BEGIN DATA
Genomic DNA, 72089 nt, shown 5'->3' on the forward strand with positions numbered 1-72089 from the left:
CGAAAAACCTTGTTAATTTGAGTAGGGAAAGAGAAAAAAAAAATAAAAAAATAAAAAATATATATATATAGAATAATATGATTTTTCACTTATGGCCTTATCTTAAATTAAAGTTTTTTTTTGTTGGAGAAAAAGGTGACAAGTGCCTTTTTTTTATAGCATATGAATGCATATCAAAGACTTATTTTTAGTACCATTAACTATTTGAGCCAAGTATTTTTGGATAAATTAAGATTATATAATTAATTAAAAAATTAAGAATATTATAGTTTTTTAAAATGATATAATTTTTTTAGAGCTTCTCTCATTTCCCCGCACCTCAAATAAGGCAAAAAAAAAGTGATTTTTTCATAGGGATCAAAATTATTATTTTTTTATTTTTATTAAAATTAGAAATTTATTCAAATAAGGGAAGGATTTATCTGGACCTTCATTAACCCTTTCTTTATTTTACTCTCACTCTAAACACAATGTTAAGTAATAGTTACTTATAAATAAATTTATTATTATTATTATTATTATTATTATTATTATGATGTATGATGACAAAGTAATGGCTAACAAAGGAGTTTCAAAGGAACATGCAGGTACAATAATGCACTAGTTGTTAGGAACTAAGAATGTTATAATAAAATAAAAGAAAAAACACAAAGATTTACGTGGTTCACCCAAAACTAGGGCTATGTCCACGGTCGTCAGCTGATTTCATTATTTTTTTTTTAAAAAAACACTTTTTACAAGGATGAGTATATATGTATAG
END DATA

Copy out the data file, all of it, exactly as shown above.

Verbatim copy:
Genomic DNA, 72089 nt, shown 5'->3' on the forward strand with positions numbered 1-72089 from the left:
CGAAAAACCTTGTTAATTTGAGTAGGGAAAGAGAAAAAAAAAATAAAAAAATAAAAAATATATATATATAGAATAATATGATTTTTCACTTATGGCCTTATCTTAAATTAAAGTTTTTTTTTGTTGGAGAAAAAGGTGACAAGTGCCTTTTTTTTATAGCATATGAATGCATATCAAAGACTTATTTTTAGTACCATTAACTATTTGAGCCAAGTATTTTTGGATAAATTAAGATTATATAATTAATTAAAAAATTAAGAATATTATAGTTTTTTAAAATGATATAATTTTTTTAGAGCTTCTCTCATTTCCCCGCACCTCAAATAAGGCAAAAAAAAAGTGATTTTTTCATAGGGATCAAAATTATTATTTTTTTATTTTTATTAAAATTAGAAATTTATTCAAATAAGGGAAGGATTTATCTGGACCTTCATTAACCCTTTCTTTATTTTACTCTCACTCTAAACACAATGTTAAGTAATAGTTACTTATAAATAAATTTATTATTATTATTATTATTATTATTATTATTATGATGTATGATGACAAAGTAATGGCTAACAAAGGAGTTTCAAAGGAACATGCAGGTACAATAATGCACTAGTTGTTAGGAACTAAGAATGTTATAATAAAATAAAAGAAAAAACACAAAGATTTACGTGGTTCACCCAAAACTAGGGCTATGTCCACGGTCGTCAGCTGATTTCATTATTTTTTTTTTAAAAAAACACTTTTTACAAGGATGAGTATATATGTATAG